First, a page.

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World has never been more threatened or divided, we must wake up: UN chief Guterres

The UN chief noted that while on the one hand vaccines have been developed in a record time on the other hand we see that triumph undone by the tragedy of a lack of political will, selfishness and mistrust.

September 21, 2021 / 07:59 PM IST
Antonio Guterres (File image )

Antonio Guterres (File image )

The world has never been more threatened or more divided, and is facing the "greatest cascade of crises, UN Secretary General Antonio Guterres told global leaders on Tuesday, sounding an alarm over the COVID-19 pandemic, a climate crisis pummeling the planet and an upheaval in Afghanistan and other nations that is thwarting peace.

Guterres, in his address to the opening of the General Debate of the 76th Session of the General Assembly, said that human rights are under fire, science is under assault and economic lifelines for the most vulnerable are coming too little and too late, if they come at all, and solidarity is missing in action just when the world need it the most.

I am here to sound the alarm: The world must wake up. We are on the edge of an abyss and moving in the wrong direction. Our world has never been more threatened. Or more divided. We face the greatest cascade of crises in our lifetimes, he said.

The annual high-level week, which had to be held virtually last year due to the raging COVID-19 pandemic, returned to a hybrid format this year with over 100 Heads of State and Government as well as foreign ministers and diplomats scheduled to address world leaders in-person from the iconic General Assembly Hall here.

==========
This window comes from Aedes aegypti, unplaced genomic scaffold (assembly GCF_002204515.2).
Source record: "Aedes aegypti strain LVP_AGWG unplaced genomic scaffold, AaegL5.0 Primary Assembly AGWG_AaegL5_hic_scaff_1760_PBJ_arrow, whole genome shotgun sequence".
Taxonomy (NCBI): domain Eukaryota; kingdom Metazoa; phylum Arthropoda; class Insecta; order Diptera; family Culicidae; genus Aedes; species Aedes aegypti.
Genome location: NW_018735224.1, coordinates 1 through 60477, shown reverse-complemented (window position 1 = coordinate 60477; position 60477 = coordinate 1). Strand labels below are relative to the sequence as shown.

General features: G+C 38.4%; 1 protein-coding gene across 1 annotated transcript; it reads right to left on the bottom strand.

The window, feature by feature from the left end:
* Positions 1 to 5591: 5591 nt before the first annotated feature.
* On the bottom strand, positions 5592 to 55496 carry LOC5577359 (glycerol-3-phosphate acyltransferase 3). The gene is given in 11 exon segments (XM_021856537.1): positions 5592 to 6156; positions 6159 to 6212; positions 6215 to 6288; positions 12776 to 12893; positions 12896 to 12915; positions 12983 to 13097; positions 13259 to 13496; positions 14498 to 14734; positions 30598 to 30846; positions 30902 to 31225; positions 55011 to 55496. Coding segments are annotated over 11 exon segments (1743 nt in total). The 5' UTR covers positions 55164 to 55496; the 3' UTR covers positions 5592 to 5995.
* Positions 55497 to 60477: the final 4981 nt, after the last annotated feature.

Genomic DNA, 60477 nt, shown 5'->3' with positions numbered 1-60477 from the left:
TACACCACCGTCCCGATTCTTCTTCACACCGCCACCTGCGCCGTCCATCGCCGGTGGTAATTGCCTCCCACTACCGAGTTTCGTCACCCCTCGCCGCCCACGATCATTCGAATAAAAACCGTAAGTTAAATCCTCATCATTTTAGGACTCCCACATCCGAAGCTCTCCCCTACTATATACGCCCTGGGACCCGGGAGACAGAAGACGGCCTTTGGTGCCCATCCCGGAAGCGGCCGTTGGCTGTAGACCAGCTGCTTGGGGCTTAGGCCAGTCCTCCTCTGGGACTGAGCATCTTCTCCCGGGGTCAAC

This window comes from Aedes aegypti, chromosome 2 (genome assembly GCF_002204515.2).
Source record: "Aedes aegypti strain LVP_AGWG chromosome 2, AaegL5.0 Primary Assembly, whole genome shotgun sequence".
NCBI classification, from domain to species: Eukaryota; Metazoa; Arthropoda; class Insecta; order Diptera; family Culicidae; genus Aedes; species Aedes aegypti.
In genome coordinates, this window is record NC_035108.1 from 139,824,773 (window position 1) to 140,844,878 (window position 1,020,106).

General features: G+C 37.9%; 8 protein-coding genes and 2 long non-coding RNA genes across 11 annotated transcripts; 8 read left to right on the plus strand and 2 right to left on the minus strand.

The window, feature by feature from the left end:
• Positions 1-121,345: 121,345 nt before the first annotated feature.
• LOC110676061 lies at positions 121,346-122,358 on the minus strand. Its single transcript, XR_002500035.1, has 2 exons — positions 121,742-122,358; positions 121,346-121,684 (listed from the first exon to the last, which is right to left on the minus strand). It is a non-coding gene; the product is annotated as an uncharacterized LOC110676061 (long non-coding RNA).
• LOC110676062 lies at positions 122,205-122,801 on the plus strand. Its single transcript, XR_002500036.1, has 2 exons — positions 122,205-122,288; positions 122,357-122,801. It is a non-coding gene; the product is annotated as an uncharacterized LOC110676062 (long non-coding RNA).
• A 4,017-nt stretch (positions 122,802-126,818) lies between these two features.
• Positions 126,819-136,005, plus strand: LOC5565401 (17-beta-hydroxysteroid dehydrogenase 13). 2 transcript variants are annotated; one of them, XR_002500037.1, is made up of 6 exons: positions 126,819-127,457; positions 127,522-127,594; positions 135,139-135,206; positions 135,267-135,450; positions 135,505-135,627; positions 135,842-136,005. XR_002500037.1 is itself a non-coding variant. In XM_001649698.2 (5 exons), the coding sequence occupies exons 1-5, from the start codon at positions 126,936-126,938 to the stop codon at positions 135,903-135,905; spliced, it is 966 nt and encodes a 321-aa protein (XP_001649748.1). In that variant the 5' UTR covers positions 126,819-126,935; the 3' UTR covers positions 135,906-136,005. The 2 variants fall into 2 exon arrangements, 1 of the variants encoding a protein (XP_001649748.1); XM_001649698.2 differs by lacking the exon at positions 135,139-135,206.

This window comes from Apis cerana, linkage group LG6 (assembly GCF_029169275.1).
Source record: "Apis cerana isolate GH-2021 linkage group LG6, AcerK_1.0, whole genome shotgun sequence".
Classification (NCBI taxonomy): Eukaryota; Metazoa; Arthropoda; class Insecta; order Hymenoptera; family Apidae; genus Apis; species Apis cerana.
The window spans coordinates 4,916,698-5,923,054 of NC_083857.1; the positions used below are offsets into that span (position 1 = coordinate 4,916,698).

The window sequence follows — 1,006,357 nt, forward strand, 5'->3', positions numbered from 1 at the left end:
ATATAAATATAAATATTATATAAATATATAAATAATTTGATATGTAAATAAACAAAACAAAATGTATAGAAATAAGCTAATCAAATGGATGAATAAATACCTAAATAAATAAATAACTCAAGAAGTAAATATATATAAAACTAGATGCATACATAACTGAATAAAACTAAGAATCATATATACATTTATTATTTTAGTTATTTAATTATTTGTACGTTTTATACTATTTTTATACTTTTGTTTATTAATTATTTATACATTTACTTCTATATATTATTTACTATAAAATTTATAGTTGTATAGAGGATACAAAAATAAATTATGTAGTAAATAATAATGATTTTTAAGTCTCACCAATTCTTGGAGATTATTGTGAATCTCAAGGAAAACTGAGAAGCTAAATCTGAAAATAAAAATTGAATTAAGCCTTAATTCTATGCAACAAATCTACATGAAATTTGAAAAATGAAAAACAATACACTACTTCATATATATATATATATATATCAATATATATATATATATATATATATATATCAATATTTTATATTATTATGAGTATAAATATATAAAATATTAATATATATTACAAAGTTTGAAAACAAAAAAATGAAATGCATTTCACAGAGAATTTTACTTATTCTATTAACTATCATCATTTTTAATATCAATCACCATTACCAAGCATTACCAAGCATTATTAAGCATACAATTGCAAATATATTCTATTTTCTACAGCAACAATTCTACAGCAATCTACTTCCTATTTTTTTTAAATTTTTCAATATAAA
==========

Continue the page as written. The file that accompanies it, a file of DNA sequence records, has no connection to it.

Outlining the crises facing the world today, Guterres said that the COVID-19 pandemic has supersized glaring inequalities, the climate crisis is pummeling the planet, the upheaval from Afghanistan to Ethiopia to Yemen and beyond has thwarted peace and a surge of mistrust and misinformation is polarising people and paralysing societies.


COVID-19 Vaccine

Frequently Asked Questions

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How does a vaccine work?

A vaccine works by mimicking a natural infection. A vaccine not only induces immune response to protect people from any future COVID-19 infection, but also helps quickly build herd immunity to put an end to the pandemic. Herd immunity occurs when a sufficient percentage of a population becomes immune to a disease, making the spread of disease from person to person unlikely. The good news is that SARS-CoV-2 virus has been fairly stable, which increases the viability of a vaccine.

How many types of vaccines are there?

There are broadly four types of vaccine — one, a vaccine based on the whole virus (this could be either inactivated, or an attenuated [weakened] virus vaccine); two, a non-replicating viral vector vaccine that uses a benign virus as vector that carries the antigen of SARS-CoV; three, nucleic-acid vaccines that have genetic material like DNA and RNA of antigens like spike protein given to a person, helping human cells decode genetic material and produce the vaccine; and four, protein subunit vaccine wherein the recombinant proteins of SARS-COV-2 along with an adjuvant (booster) is given as a vaccine.

What does it take to develop a vaccine of this kind?

Vaccine development is a long, complex process. Unlike drugs that are given to people with a diseased, vaccines are given to healthy people and also vulnerable sections such as children, pregnant women and the elderly. So rigorous tests are compulsory. History says that the fastest time it took to develop a vaccine is five years, but it usually takes double or sometimes triple that time.

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The COVID-19 pandemic, which has killed more than 4.6 million people and infected over 228 million people globally, has exposed glaring inequalities among nations over vaccine access and affordability, he said.